This dissertation introduces the concept of human recognition and examines its role in economic development. The dissertation defines human recognition and describes and illustrates its relevance to economic development; develops a theoretical model of human recognition; develops a method for measuring human recognition; and applies the measurement method to three datasets to empirically test hypotheses predicted by the theoretical model.
Human recognition is defined as the acknowledgement provided to an individual by other individuals, groups, or organizations that he is of inherent value with intrinsic qualities in common with the recognizer, i.e. recognition as a fellow human being. Following a description of the characteristics, sources, and impacts of human recognition, chapter 1 presents a detailed example to help concretize the concept in the context of development programs. A review of literature on related concepts that are relevant and instructive to the study of human recognition finds that the concept of human recognition has not been directly addressed in existing work, and that it can contribute to understanding key issues and situations raised in the current literature.
Chapter 2 formalizes the concept of human recognition in an economic model that describes provision and receipt of human recognition, its contribution to utility, its effects on health and labor supply, and the role it plays in development programs. The model provides a theoretical basis for understanding human recognition transactions and offers an example of how intangible components of development can be formally modeled. Key predictions that emerge from the model are that human recognition levels have a positive, causal relationship with utility; that multiple equilibria for human recognition can exist, leading groups to be stuck at a low-level equilibrium; and that only accounting for human recognition’s instrumental effects on material program outcomes while ignoring recognition’s direct effects on utility leads to suboptimal programs.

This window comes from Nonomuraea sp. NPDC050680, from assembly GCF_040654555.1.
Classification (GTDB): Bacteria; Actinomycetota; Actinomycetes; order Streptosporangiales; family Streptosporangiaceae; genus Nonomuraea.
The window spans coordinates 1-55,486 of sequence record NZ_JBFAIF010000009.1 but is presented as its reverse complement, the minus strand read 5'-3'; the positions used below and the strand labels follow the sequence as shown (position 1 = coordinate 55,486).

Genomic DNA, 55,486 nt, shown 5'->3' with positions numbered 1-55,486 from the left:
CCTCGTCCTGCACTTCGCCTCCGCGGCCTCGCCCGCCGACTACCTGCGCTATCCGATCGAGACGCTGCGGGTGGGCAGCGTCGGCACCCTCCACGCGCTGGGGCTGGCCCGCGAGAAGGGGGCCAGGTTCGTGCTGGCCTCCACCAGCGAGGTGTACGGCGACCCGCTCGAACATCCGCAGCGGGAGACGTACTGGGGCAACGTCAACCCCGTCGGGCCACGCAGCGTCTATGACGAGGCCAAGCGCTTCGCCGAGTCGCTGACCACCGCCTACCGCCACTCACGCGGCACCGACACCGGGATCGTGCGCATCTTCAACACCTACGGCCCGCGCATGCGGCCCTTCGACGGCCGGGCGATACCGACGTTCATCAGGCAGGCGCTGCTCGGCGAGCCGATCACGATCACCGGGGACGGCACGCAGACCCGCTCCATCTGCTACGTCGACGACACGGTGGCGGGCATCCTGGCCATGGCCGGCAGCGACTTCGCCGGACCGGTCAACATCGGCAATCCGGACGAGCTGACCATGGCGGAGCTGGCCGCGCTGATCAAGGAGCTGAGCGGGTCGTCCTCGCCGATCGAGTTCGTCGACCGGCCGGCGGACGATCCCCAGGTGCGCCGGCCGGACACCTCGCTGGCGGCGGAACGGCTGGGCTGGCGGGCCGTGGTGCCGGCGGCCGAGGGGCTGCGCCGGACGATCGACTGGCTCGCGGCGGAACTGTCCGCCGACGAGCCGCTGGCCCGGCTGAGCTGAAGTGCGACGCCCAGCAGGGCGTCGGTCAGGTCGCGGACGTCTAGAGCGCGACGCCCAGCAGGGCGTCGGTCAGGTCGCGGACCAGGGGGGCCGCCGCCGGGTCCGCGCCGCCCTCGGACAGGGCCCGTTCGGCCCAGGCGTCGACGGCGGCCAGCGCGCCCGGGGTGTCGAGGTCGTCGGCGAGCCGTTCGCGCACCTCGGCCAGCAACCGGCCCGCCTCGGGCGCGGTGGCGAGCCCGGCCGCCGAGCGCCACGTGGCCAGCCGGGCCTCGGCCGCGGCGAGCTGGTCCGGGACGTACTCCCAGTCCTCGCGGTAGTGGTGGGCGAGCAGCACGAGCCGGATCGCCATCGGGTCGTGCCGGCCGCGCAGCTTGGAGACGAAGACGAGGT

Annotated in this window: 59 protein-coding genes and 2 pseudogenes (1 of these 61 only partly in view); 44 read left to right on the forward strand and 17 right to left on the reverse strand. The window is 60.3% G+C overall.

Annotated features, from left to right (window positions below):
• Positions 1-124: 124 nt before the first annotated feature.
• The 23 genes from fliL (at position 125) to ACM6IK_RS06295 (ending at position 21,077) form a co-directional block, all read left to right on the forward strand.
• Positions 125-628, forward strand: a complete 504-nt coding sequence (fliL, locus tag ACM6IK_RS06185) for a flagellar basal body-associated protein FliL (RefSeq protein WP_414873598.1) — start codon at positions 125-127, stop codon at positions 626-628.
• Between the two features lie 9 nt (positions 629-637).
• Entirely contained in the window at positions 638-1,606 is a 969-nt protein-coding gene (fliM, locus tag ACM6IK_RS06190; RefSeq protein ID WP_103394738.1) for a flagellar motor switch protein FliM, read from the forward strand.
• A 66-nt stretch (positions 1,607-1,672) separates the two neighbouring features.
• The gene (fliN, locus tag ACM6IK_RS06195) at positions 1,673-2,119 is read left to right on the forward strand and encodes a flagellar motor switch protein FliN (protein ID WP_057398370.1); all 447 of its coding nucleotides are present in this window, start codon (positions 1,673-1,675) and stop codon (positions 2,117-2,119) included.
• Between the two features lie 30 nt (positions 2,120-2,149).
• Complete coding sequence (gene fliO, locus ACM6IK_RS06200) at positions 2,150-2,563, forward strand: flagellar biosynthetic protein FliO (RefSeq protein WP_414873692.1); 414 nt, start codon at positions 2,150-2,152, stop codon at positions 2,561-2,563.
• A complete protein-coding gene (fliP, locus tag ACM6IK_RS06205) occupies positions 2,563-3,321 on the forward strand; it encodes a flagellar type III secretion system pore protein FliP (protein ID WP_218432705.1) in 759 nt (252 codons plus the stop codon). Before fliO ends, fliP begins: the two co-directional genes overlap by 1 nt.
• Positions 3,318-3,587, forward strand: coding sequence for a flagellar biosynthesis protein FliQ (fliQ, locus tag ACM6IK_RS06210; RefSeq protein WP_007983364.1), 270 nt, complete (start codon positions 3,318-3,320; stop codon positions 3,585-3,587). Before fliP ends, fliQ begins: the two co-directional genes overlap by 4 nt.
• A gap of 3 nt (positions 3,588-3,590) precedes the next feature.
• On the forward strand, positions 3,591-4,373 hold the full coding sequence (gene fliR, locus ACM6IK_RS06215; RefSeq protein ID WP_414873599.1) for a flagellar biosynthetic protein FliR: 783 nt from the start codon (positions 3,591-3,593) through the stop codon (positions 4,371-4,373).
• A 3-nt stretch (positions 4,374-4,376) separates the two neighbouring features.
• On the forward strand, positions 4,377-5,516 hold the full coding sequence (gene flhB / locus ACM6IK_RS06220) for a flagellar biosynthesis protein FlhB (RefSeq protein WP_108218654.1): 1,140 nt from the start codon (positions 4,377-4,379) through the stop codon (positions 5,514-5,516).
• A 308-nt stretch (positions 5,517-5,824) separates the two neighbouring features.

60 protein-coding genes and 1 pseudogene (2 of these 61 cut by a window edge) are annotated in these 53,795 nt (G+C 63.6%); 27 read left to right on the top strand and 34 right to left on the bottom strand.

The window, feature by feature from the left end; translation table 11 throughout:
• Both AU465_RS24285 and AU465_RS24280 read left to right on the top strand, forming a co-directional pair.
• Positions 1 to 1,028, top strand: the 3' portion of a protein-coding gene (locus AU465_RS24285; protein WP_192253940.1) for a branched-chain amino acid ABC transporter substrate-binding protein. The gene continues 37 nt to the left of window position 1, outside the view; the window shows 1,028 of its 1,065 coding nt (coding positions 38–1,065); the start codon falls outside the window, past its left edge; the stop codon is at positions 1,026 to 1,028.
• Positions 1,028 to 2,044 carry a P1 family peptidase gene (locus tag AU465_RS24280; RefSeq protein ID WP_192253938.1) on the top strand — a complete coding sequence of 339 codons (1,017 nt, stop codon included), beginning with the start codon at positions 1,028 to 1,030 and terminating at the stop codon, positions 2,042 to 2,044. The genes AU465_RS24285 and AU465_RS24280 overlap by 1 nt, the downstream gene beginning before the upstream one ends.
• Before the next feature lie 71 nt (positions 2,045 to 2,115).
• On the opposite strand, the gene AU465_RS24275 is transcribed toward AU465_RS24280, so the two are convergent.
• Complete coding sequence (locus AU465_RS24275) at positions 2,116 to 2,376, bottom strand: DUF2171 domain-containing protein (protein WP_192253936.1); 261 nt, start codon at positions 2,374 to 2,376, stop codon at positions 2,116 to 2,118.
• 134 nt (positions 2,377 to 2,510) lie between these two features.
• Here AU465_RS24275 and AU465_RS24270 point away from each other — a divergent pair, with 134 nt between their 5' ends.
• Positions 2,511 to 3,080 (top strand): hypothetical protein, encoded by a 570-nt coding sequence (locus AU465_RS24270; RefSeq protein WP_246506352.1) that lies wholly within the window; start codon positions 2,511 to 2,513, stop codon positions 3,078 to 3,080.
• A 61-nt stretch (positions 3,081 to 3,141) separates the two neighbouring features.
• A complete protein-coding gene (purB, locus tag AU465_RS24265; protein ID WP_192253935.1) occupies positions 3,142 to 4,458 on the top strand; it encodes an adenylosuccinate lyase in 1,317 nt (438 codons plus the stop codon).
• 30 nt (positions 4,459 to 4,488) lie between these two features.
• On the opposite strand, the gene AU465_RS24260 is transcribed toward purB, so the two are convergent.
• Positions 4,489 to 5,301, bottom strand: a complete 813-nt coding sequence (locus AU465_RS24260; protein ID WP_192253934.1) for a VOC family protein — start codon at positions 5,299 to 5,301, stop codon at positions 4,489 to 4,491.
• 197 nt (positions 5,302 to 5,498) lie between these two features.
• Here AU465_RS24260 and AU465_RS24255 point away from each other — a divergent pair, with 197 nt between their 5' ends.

In order to empirically test these predictions and in order to effectively incorporate human recognition considerations into programming, a method for reliably measuring human recognition is required. As a foundation for measurement, chapter 3 presents a framework that organizes the sources of human recognition into three domains of an individual’s life: household, community, and organizations and institutions. The framework is used to develop an index of indicators that combines measures of human recognition received in each of the domains into a single measure of total human recognition received. Within each domain, factor analysis is used to generate a single measure of human recognition out of multiple observed measures. Across domains, weighted sums are used to combine domain scores into a single measure. To demonstrate empirical application of the index and to carry out initial tests of the hypotheses predicted by the model, the index is initially applied to two cross-sectional survey datasets from India and Kenya, illustrating how human recognition can be measured using existing survey data. Results of multivariate regression estimations using these data offer initial evidence that human recognition is a significant, independent, positive determinant of nutritional status.
To demonstrate how measurement of human recognition can be incorporated into programs and research studies and to empirically test the model’s hypotheses in greater depth, questions specially designed to measure human recognition are included in a randomized, controlled study of malnourished, HIV-infected adults in Kenya. Chapter 4 uses these data to examine the impacts that food supplementation and medical treatment have on human recognition, to identify determinants of human recognition receipt, and to assess whether changes in human recognition are determinants of changes in nutritional status and subjective well-being. Results indicate that food supplementation has a significant, independent, positive impact on human recognition received at completion of 6 months of supplementation, controlling for changes in health and nutritional status, but that this effect does not persist 6 months after supplementation ends. Among study subjects, women receive lower levels of human recognition than men do, and improvements in human recognition are lower among subjects attending clinics serving urban slum areas of Nairobi than among subjects attending district and provincial hospitals outside of Nairobi. There is some evidence of an association between nutritional status and human recognition but further study is needed on this and on the relationship between human recognition and subjective well-being. The empirical applications demonstrate how measurement of human recognition can be feasibly incorporated into research and into program monitoring, and results suggest that consideration of human recognition factors in the design and implementation of program and policy interventions may improve their impacts.
|Advisor:||Smith, Stephen C.|
|Commitee:||Carrillo, Paul, Emran, M. Shahe, Joshi, Sumit, Lambright, Gina|
|School:||The George Washington University|
|School Location:||United States -- District of Columbia|
|Source:||DAI-A 70/02, Dissertation Abstracts International|
|Subjects:||Economics, Economic theory|
|Keywords:||Economic development, Empowerment, Health, Human recognition, Objectification, Poverty|
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